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  • IMF Downgrades Global Economic Growth, China at 24-Year Low

    There was few good news from a global economic perspective as the International Monetary Fund (IMF) sharply cut its outlook for global economic growth in the next two years. According to the IMF, global economic growth will only reach 3.5 percent (y/y) in 2015 and 3.7 percent in 2016 due to poorer prospects in China, Russia, the Eurozone, and Japan. Economic growth of China (the world’s second-largest economy) fell to a 24-year low at 7.4 percent year-on-year (y/y) in 2014, below the government target of 7.5 percent (y/y).

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  • Indonesia Investment Summit 2015: Structural Reforms Needed

    At the Indonesia Investment Summit 2015, organized in Jakarta on 15-16 January 2015, Bank Indonesia official Arief Mahmud presented several views of the central bank on the current Indonesian economy and the global and domestic challenges that it faces. As is widely known, Indonesia has been experiencing a process of slowing economic growth since 2011 due to sluggish global economic growth in combination with the rebalancing of the domestic economy. However, growth is expected to accelerate in 2015.

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  • Stock Market Indonesia Update: Up but Downward Pressures Remain

    Stock Market Indonesia Update: Up but Downward Pressures Remain

    As several Asian stock indices rebounded on Wednesday (07/01) Indonesia’s benchmark Jakarta Composite Index (IHSG) was able to rise as well. Investors purchased Indonesian blue chips which were considered relatively cheap after two days of decline. However, this may be speculative (short-term) buying as there are still no real domestic or foreign factors that can provide structural support. As such, there is a real possibility that Indonesia’s benchmark index will be back into red territory tomorrow.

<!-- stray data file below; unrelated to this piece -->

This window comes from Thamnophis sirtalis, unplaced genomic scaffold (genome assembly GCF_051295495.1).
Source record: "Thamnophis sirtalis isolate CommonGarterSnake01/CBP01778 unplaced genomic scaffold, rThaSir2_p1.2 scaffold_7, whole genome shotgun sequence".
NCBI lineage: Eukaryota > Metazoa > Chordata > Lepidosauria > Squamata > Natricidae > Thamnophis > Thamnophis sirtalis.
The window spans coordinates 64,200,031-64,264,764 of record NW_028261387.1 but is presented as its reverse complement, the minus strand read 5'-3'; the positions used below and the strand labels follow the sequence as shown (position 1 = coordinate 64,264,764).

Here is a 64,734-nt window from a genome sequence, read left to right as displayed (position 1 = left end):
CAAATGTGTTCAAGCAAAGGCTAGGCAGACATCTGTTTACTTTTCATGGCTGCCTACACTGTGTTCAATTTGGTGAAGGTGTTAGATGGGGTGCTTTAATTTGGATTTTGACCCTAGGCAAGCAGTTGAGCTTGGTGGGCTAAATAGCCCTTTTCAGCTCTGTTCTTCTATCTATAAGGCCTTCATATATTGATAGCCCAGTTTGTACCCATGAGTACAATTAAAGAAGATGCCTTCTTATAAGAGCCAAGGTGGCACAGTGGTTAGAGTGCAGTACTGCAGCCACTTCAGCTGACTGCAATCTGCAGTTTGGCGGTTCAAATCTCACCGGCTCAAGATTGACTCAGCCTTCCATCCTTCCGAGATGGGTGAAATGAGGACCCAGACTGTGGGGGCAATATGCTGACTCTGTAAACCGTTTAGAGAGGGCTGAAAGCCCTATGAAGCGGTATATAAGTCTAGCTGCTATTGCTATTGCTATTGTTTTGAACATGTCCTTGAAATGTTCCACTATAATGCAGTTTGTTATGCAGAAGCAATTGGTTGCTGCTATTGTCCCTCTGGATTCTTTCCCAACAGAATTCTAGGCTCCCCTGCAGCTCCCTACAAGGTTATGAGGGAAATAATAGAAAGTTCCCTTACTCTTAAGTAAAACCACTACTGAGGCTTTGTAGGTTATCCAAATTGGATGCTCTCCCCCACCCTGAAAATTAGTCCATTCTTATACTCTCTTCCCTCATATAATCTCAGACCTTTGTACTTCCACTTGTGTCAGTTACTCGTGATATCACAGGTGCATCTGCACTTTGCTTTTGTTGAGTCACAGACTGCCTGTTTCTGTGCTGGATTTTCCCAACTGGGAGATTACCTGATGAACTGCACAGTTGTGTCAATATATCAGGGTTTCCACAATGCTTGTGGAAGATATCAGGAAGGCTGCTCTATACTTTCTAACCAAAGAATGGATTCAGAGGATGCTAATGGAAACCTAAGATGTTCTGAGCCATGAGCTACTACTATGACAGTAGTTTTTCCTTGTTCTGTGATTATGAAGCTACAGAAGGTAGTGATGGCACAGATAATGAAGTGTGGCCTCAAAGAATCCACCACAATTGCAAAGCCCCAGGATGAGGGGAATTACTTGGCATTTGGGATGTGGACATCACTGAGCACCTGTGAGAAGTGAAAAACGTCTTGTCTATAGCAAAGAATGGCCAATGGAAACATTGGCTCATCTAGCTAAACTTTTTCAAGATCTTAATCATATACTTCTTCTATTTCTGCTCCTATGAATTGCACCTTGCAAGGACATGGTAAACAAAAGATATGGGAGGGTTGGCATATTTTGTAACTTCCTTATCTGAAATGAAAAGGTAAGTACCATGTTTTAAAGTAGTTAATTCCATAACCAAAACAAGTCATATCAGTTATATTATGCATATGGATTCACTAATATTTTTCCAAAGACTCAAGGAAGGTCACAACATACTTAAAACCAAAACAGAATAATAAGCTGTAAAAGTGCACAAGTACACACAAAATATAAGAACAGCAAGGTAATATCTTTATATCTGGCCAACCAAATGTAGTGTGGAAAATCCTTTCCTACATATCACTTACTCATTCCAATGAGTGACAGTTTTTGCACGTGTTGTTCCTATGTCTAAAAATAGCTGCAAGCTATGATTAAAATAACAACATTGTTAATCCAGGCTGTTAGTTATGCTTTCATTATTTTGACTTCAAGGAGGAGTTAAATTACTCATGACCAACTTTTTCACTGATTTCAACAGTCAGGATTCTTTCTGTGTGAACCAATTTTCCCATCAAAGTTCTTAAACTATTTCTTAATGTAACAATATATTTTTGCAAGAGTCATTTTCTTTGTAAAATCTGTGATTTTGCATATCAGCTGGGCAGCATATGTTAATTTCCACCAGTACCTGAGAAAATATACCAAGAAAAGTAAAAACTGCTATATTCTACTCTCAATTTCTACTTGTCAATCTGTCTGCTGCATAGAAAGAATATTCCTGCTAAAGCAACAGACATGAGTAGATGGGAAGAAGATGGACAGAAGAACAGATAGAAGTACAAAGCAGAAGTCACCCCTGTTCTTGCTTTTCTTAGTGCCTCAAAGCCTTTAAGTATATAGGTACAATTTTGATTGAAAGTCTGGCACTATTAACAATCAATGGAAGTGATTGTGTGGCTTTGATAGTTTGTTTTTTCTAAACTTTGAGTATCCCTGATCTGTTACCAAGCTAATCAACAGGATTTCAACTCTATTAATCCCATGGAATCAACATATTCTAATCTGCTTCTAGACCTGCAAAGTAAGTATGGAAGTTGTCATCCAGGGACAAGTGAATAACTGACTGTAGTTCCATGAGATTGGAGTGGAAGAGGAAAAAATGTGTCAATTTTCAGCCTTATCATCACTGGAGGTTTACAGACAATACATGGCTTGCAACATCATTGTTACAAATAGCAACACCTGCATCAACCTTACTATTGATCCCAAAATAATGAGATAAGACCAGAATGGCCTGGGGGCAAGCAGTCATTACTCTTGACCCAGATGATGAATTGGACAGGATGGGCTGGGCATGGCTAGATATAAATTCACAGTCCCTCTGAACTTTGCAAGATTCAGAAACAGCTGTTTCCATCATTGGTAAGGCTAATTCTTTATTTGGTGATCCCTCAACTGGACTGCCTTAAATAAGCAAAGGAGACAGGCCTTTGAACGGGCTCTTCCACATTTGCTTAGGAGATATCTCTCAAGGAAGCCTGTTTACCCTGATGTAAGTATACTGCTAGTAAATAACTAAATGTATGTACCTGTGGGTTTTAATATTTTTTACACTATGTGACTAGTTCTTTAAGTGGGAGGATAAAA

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  • Analysis of Indonesia’s Dec Inflation and Nov Trade Balance

    Analysis of Indonesia’s Dec Inflation and Nov Trade Balance

    Indonesia’s inflation pace accelerated in December 2014, exceeding estimations of analysts and Indonesia’s central bank. December inflation, 2.46 percent (m/m) or 8.36 percent (y/y), accelerated due to the impact of higher subsidized fuel prices (introduced in November) and volatile food prices (fluctuating rice and chili prices at the year-end). Other factors that contributed to high inflation in 2014 were higher electricity tariffs for households and industries, the higher price of 12 kg LPG, and an airfare adjustment.

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  • Prudent Fiscal Management; IMF Positive about Indonesian Economy

    Prudent Fiscal Management; IMF Positive about Indonesian Economy

    A team of the International Monetary Fund (IMF), led by David Cowen (advisor at the IMF’s Asia and Pacific Department), visited several Indonesian cities in the first three weeks of December 2014 to conduct research on the economic fundamentals of Southeast Asia’s largest economy. This research included the study of recent macroeconomic developments as well as the formulation of prognosis scenarios for the short and middle term. The IMF team held discussions with the government, Bank Indonesia, private entrepreneurs and scholars.

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  • Indonesia Needs +7% GDP Growth to Become High Income Country by 2030

    In order to avoid the middle-income trap and join the ranks of the high income countries by 2030 (reaching a per capita income level of at least USD $12,500), Indonesia needs to raise economic growth beyond the 7 percent year-on-year (y/y) level. If the current gross domestic product (GDP) growth rate is maintained (between 5 and 6 percent y/y) then it will take another decade to break from the middle income trap and become a high income country. However, GDP growth in 2014 is projected at a bleak 5.2 percent (y/y).